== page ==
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New York Giants quarterback Daniel Jones has heard it all. Drafted at No. 6 overall by the Giants, Jones wasn't supposed to be selected so high. Giants GM Dave Gettleman and head coach Pat Shurmur weren't going to let Jones slip away. They believe he could be the heir apparent to the aging Eli Manning.
Jones entered the 2019 draft as one of the top quarterback prospects in the class. Most draft analysts did not view Jones as the top prospect, however. That title belonged to either Kyler Murray, the top overall pick, or Dwayne Haskins, the strong-armed thrower out of Ohio State. Jones checked in at No. 2, 3, or even 4 depending upon who you asked.
Many believe Jones' selection at No. 6 was unworthy for a number of reasons. One is his arm strength. Granted, Jones does not have the arm of Haskins or Drew Lock, who was taken by Denver in the second round, but he gets the ball out quickly and can make most throws. Jones also had the lowest rating on deep throws of any of the top prospects in the draft and his career 6.4 yards per pass attempt raised some concerns.
Still, Gettleman and the Giants saw an NFL quarterback in Jones. At 6-feet-5-inches and 221 pounds, Jones has an NFL body. He is a good athlete and his 4.81 40-yard dash time shows that he does have some speed. What Gettleman and Shurmur liked about Jones was his ability to make good decisions quickly and get the ball out.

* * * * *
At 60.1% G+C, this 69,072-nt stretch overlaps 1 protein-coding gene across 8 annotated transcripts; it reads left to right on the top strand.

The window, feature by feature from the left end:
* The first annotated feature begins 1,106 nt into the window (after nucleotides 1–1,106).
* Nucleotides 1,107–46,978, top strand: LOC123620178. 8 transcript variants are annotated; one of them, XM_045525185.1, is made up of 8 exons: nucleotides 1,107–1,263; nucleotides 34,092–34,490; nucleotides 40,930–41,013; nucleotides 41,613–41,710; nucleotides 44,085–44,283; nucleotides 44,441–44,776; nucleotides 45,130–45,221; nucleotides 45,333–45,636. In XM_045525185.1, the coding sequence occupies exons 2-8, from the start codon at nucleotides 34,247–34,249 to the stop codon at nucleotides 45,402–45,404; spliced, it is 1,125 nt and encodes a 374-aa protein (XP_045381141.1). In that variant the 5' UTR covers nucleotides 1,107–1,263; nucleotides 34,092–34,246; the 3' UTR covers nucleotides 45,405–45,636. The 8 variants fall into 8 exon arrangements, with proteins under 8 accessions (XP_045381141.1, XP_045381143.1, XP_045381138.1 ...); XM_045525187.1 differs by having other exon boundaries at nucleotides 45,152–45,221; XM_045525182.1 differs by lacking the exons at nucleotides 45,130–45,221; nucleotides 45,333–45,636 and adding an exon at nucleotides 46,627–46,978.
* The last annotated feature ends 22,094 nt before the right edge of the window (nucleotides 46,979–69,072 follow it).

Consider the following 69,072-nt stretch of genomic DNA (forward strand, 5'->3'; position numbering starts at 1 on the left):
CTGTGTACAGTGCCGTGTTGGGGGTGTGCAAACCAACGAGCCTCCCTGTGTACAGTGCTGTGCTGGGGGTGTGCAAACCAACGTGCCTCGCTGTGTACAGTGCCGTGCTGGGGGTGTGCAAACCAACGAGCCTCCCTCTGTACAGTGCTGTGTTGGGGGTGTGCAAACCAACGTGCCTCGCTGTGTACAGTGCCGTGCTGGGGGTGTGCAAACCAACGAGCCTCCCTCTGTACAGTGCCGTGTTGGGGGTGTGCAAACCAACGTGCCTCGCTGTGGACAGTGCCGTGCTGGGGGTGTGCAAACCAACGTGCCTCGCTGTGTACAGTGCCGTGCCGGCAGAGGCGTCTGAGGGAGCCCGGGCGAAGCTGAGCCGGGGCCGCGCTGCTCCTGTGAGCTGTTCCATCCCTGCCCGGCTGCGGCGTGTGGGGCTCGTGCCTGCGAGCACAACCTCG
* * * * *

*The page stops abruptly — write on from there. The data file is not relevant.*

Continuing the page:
Jones played in this year's Senior Bowl - he was the MVP - and went 8-for-11 for 115 yards and scored a touchdown each rushing and passing. After three series in the Senior Bowl, Gettleman knew that Jones was their guy.
The other intangible that Jones possesses is what new Tampa Bay head coach Bruce Arians called grit in his book The Quarterback Whisperer. Jones has a certain toughness that will help him do well in the NFL. As a high schooler, Jones was knocked around so much in a game that his helmet broke. He ran to the sideline, missed one play, got a new helmet, and returned to the field.
At Duke, Jones broke his collarbone and returned to action just three weeks later. It's that kind of toughness that will help Jones get past all of the negativity surrounding his selection by the Giants. Not only will his toughness help, Jones was also probaby the smartest quarterback in the draft. An economics major, Jones originally committed to Princeton before landing at Duke. All signs point to success for Jones who got his first action with the Giants this week at rookie minicamp.